Aristotle ON MELANCHOLY

left: Ajax preparing for suicide -
right: Manic Hercules by Antonio Canova

Aristotle's essay ON MELANCHOLY begins with the famous question:
'Why do all those who have become eminent in philosophy or politics or poetry or the arts turn out to be melancholics ?'
Aristotle describes the two poles of melancholy, which can become very hot and very cold. He warns talented and sensitive persons.
'If they are not careful, they can become extremely melancholic.'
Extreme mood can lead to tragedy. Aristotle mentions the hero Ajax whose life ended in suicide. He points to Hercules, who murdered his own family in a bout of mania. The Greek philosopher urges talented persons to avoid extremes, if need be with medicine. 'If their melaina cholè is tempered, they are men of genius.' It is in the mildly elated mood, today known as hypomania, that creativity gets a chance.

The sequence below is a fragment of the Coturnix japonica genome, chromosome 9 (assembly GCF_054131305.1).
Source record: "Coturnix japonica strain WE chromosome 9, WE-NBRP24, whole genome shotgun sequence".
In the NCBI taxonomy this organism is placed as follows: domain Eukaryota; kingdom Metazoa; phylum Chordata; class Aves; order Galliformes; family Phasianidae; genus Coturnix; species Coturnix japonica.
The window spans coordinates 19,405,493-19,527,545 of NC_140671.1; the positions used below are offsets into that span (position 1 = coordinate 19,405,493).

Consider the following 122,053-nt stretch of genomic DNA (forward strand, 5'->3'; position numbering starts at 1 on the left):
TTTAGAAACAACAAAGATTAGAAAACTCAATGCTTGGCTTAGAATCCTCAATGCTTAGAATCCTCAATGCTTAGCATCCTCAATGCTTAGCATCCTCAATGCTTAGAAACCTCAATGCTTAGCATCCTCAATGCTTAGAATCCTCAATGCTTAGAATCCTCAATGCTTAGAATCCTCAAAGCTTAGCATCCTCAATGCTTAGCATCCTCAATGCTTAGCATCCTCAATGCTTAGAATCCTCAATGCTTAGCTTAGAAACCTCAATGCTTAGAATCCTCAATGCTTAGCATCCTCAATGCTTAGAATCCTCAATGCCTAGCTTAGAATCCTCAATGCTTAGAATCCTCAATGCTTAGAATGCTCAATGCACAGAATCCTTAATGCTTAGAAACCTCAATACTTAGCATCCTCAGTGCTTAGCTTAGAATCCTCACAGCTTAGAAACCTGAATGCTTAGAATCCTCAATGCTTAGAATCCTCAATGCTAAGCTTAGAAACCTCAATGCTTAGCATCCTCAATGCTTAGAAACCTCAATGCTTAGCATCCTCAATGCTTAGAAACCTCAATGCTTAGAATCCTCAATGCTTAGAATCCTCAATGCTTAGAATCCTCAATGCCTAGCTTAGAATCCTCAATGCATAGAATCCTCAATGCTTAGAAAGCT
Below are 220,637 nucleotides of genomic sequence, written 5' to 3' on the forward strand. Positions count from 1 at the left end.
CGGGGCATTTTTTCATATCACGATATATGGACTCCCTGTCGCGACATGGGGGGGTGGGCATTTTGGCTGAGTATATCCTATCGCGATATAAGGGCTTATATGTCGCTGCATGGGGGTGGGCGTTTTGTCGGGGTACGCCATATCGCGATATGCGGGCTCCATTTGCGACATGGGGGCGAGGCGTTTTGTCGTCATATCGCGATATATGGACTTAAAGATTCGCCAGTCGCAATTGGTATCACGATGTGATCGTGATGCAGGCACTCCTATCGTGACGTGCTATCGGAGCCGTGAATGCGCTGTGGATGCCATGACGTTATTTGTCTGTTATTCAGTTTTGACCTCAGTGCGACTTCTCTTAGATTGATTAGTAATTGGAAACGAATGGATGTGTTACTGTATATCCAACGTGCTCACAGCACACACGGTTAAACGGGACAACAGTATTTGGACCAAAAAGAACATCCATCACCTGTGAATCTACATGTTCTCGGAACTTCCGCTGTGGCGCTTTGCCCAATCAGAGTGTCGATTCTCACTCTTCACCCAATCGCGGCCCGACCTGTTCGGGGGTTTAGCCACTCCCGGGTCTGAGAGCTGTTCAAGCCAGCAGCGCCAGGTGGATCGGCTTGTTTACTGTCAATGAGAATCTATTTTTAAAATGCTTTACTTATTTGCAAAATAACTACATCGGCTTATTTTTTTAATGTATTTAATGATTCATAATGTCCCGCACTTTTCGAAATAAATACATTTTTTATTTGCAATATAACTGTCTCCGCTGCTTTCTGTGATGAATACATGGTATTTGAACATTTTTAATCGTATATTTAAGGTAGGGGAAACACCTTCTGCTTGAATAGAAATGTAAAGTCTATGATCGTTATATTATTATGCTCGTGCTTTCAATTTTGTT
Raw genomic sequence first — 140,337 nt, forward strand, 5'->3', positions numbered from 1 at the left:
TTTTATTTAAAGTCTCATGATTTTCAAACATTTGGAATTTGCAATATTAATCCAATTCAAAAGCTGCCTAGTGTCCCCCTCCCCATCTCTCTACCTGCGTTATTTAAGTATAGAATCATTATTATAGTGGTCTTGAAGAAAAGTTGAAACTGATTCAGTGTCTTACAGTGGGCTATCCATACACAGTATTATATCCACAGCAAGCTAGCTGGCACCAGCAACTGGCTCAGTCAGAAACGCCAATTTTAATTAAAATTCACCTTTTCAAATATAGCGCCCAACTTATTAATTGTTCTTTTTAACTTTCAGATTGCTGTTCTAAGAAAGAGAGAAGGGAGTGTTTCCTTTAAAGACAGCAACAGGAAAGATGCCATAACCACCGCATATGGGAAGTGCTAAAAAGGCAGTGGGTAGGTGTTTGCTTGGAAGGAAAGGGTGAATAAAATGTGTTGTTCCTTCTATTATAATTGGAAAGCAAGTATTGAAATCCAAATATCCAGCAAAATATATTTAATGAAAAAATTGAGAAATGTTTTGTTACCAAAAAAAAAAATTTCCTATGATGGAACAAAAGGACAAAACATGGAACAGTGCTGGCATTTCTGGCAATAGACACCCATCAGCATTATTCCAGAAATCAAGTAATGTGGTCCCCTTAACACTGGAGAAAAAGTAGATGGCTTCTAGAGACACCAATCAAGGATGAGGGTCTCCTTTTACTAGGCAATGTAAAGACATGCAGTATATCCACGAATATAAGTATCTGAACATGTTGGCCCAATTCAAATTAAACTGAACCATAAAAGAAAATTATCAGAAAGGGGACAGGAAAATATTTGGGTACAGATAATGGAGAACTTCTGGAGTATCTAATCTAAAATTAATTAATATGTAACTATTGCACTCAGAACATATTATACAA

This classic essay on creativity and mood is surprisingly relevant today. With the explanations by philosopher Marlies ter Borg the staccato comments by Aristotle gain in depth and meaning.

Download below! - also available in paperback USA - UK or EUROPE
"Why do all those who have become eminent in philosophy or politics or poetry or the arts turn out to be melancholics?"

'Owing to the fact that the effect of black bile (melaina cholè) is variable, melancholic persons also show variation. For the black bile can become very hot and very cold.'

'Melancholics are in perpetual need of medicine. Depending on coincidence, they can become the victim of either an extreme exuberance or deep sorrow. And through medical therapy these extremes become less pronounced.'

'If they are not careful, they can become extremely melancholic. However if their melaina cholè is tempered, they are men of genius.'